Reviews and notes
2013 Sundance, Berlin, Sydney, Los Angeles, Wellington, Reykjavik
A keenly observed, beautifully filmed documentary about a Sussex farmer struggling to survive in a world of big supermarkets and oppressive health and safety regulations. A hit at the Sundance Film Festival, this gentle, honest film keeps its audience enthralled from sunny start to tear-stained finish – an impressive achievement, since it’s about cows. Steve Hook, the ‘moo man’ of the title, runs a small family dairy farm and sells raw (i.e. unpasteurised) milk at local farmers’ markets and via doorstep delivery. It is, he says, the only way he can keep the farm going in a world where it costs 35p to produce every pint, but a farmer gets only 27p from the supermarkets… Filming took place over a year and the seasons play their part in the film without ever being exploited for picturesque effect. Indeed, it is the ability to shape the material into an emotionally satisfying story without ever manipulating it that makes The Moo Man
one of the best British documentaries in many a moo-n.
- Nick Roddick, Evening Standard.
Observational documentaries are always a gamble. The filmmaker chooses to record a certain ongoing situation in the hope that dramatic conflict will manifest itself in the course of time, bringing to light themes and ideas for the audience to take away with them. Reality, needless to say, may or may not play ball, and it can be a headache for directors and editors trying to shape resulting footage into a dramatically cogent feature length.
Looked at in only those terms, Andy Heathcote and Heike Bachelier's portrait of an organic dairy farmer is somewhat problematic, since it's not exactly packed with crunching confrontation, nor indeed does it have quite enough material to fill its generous 98-minute running-time. The striking particularity of The Moo Man
, however, is that these characteristics are of lesser significance than its telling rendering of the genuine emotional bond between farmer Stephen Hook and his Friesian cattle. Indeed, it's primarily our emotional connection to the film that gets us thinking about the questions of farming practice and consumer choice – and even the broader arena of humanity's relationship with our four-legged friends – thus generating a viewer response so much larger than the decidedly intimate scale of what's on screen.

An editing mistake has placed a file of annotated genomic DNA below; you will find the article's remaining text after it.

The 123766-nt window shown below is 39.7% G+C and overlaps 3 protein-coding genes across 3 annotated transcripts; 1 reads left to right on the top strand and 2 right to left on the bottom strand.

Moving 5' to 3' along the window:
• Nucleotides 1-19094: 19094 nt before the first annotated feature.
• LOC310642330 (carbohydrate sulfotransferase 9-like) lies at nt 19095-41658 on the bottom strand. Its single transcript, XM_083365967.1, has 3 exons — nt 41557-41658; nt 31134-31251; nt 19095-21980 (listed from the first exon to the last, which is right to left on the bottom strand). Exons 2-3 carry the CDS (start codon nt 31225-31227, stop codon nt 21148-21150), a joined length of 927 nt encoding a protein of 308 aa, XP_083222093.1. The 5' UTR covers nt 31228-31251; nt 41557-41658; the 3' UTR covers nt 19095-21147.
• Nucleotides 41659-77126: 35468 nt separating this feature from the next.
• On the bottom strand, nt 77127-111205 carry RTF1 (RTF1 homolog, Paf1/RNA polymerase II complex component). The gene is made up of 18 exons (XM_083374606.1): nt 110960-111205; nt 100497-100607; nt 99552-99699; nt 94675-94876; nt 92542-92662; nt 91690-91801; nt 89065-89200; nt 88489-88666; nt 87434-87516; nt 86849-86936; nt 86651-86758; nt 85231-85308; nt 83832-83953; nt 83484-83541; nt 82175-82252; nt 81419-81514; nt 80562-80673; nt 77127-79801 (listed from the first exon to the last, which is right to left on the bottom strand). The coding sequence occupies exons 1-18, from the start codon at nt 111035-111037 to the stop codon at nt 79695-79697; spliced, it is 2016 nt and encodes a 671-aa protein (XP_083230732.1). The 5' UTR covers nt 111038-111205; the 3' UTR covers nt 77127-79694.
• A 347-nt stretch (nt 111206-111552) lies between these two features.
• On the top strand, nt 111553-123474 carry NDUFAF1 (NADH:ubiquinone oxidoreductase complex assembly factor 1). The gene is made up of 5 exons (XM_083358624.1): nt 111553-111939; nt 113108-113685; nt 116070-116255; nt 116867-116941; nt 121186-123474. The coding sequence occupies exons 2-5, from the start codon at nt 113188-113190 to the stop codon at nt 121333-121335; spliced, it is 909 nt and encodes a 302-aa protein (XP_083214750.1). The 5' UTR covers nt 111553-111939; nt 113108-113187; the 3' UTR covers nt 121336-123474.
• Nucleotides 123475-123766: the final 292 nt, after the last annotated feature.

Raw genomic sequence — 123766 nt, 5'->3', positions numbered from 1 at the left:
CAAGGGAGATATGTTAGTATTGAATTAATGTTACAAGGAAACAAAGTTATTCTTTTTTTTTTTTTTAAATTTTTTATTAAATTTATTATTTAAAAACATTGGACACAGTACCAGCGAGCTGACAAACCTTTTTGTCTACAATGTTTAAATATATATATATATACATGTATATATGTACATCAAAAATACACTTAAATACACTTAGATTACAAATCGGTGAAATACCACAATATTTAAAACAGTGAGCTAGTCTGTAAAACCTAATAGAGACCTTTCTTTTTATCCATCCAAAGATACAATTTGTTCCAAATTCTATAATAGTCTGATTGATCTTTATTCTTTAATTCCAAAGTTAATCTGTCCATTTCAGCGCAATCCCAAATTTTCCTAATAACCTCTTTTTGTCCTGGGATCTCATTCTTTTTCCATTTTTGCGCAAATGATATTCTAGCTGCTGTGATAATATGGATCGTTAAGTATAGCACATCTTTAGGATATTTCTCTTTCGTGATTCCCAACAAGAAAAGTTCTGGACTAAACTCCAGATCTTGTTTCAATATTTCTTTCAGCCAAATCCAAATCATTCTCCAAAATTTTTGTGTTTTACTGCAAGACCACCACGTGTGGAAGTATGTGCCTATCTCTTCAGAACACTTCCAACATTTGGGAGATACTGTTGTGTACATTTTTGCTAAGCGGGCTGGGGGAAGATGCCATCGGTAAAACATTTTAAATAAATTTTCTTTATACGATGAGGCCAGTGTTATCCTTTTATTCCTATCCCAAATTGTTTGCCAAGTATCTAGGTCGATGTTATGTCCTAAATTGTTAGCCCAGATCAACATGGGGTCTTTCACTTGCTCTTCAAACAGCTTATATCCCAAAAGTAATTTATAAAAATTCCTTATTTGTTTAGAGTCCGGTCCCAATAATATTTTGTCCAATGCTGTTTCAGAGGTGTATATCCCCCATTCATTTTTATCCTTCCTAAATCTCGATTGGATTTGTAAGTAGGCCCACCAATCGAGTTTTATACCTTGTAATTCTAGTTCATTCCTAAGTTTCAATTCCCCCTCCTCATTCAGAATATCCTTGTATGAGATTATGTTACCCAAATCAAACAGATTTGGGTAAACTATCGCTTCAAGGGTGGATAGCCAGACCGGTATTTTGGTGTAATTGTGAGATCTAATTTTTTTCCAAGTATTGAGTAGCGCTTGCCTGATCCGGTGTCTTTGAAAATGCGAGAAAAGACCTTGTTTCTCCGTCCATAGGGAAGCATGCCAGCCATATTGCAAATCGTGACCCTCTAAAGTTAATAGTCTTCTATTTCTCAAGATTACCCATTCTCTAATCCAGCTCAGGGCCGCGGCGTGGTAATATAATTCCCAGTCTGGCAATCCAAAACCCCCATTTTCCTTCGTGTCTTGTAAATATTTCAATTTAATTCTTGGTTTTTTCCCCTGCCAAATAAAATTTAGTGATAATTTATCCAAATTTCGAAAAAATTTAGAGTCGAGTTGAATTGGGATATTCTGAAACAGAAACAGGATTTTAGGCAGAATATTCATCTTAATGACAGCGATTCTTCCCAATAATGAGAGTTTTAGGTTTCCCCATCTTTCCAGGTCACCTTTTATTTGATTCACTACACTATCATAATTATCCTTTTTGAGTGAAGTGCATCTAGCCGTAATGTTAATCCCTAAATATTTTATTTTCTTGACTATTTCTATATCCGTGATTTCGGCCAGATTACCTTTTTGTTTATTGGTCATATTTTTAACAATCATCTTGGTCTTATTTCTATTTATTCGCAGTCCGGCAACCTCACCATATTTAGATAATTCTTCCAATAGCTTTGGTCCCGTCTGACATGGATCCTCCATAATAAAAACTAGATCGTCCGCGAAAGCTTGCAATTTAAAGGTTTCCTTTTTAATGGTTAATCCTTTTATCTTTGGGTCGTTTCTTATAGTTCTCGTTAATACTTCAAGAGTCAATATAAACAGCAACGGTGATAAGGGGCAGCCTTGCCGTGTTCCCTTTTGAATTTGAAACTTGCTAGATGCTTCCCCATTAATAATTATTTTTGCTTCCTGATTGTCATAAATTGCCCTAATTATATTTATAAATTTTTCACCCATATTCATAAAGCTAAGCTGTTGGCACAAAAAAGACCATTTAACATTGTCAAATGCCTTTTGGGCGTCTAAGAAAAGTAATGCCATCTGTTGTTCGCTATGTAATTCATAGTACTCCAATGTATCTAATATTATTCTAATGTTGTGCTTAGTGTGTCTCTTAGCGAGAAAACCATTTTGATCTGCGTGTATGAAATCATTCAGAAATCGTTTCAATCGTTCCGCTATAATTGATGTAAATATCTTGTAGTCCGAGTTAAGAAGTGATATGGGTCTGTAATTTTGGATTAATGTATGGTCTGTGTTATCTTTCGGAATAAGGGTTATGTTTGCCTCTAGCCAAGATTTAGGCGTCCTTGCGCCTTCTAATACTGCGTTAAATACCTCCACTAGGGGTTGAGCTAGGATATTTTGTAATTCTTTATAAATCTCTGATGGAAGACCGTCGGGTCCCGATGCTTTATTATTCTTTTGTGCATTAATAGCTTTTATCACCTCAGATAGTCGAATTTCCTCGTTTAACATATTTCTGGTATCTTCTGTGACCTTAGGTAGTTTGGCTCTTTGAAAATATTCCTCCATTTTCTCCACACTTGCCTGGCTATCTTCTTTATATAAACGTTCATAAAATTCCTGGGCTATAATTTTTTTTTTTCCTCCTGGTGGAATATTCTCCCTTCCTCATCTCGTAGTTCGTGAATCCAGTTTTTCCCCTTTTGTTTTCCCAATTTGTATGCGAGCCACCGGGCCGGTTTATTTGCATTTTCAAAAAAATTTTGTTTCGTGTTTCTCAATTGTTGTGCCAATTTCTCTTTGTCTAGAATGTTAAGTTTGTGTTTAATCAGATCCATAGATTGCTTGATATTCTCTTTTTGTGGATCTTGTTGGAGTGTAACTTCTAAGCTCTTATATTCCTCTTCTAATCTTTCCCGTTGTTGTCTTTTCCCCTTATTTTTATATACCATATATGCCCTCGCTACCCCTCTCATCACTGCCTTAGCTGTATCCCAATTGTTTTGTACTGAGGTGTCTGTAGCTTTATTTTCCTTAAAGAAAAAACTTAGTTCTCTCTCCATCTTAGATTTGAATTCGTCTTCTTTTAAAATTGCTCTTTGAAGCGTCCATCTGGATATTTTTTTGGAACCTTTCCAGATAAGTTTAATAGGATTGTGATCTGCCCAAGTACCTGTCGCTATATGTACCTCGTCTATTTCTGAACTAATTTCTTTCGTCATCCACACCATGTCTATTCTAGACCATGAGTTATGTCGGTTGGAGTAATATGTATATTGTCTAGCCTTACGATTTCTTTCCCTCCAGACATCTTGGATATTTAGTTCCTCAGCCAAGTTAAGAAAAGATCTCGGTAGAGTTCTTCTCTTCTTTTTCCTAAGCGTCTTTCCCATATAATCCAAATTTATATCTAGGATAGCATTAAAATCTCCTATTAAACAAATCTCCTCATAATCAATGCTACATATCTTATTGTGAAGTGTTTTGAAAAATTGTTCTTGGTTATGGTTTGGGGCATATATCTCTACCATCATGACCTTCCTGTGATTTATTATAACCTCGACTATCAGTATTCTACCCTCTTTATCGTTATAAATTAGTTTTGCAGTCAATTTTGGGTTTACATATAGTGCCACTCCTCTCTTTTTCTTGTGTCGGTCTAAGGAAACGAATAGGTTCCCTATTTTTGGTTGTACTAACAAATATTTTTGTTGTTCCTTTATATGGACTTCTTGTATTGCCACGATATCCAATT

The skill of the filmmaking duo here is to choose a situation that keys into our perception of the ongoing crisis in the dairy industry in the UK where public awareness of farmers going out of business because supermarkets have driven down milk prices doesn't necessarily translate into many of us opting not to pick up that 588ml of semi-skimmed from the chill cabinet on the way home. The Hook family operation shows that there is another way, selling a natural product to a local consumer base, and keeping the numbers down so that animal welfare is an achievable priority. What Hook calls "raw milk", bottled unpasteurised on site, may not be for everyone, since it comes with a health warning that it may contain microorganisms dangerous to pregnant women and so forth, yet the simple fact of seeing the whole production chain in motion gives the viewer something to ponder. Are we pouring something bland and sanitised on our cornflakes, when we could have some of this stuff instead?
It helps, though, that Hook himself exudes common-sense decency, and Ida, his favourite cow, is undoubtedly something of a character – transported to Eastbourne for a publicity shoot on the seafront, she simply refuses to get back in the trailer, prompting much knockabout huff and puff from Hook and his farmhands. Elsewhere there is the donning of veterinarian arm-length rubber gloves and several fairly elemental calving sequences, but what the direction really captures (highlighted by Stephen Daltry's charming Tati-esque chamber score) is the sheer comedic daintiness of the animals as they trot from field to milking shed. They are imposing yet somehow graceful, allowing us to understand why Hook is so attached to them, and the tears he sheds in the film's toughest moment so genuine and affecting. By the end, we're deeply touched too – evidence of a film whose impact comes not from trenchant argument or visceral conflict but from sheer loveliness. No coincidence, then, that Heathcote and Bachelier were successful in raising 20,OOO pounds in online crowdfunding to support the film's UK theatrical release.
- Trevor Johnston, Sight & Sound, August 2013.
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